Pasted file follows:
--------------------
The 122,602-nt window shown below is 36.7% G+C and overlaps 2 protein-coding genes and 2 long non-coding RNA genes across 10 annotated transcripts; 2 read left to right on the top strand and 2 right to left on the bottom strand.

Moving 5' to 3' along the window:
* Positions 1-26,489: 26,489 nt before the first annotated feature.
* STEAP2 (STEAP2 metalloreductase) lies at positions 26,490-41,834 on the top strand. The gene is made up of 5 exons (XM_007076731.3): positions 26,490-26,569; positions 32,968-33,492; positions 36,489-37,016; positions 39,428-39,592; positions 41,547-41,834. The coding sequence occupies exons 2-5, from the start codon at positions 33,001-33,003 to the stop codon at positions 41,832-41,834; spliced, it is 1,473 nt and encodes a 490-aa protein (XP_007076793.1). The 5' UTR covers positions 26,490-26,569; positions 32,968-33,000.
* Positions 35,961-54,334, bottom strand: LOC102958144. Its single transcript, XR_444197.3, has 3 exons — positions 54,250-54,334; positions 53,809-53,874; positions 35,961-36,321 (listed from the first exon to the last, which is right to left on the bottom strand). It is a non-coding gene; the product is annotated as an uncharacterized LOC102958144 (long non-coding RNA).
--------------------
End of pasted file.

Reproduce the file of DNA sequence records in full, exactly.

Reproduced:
The 122,602-nt window shown below is 36.7% G+C and overlaps 2 protein-coding genes and 2 long non-coding RNA genes across 10 annotated transcripts; 2 read left to right on the top strand and 2 right to left on the bottom strand.

Moving 5' to 3' along the window:
* Positions 1-26,489: 26,489 nt before the first annotated feature.
* STEAP2 (STEAP2 metalloreductase) lies at positions 26,490-41,834 on the top strand. The gene is made up of 5 exons (XM_007076731.3): positions 26,490-26,569; positions 32,968-33,492; positions 36,489-37,016; positions 39,428-39,592; positions 41,547-41,834. The coding sequence occupies exons 2-5, from the start codon at positions 33,001-33,003 to the stop codon at positions 41,832-41,834; spliced, it is 1,473 nt and encodes a 490-aa protein (XP_007076793.1). The 5' UTR covers positions 26,490-26,569; positions 32,968-33,000.
* Positions 35,961-54,334, bottom strand: LOC102958144. Its single transcript, XR_444197.3, has 3 exons — positions 54,250-54,334; positions 53,809-53,874; positions 35,961-36,321 (listed from the first exon to the last, which is right to left on the bottom strand). It is a non-coding gene; the product is annotated as an uncharacterized LOC102958144 (long non-coding RNA).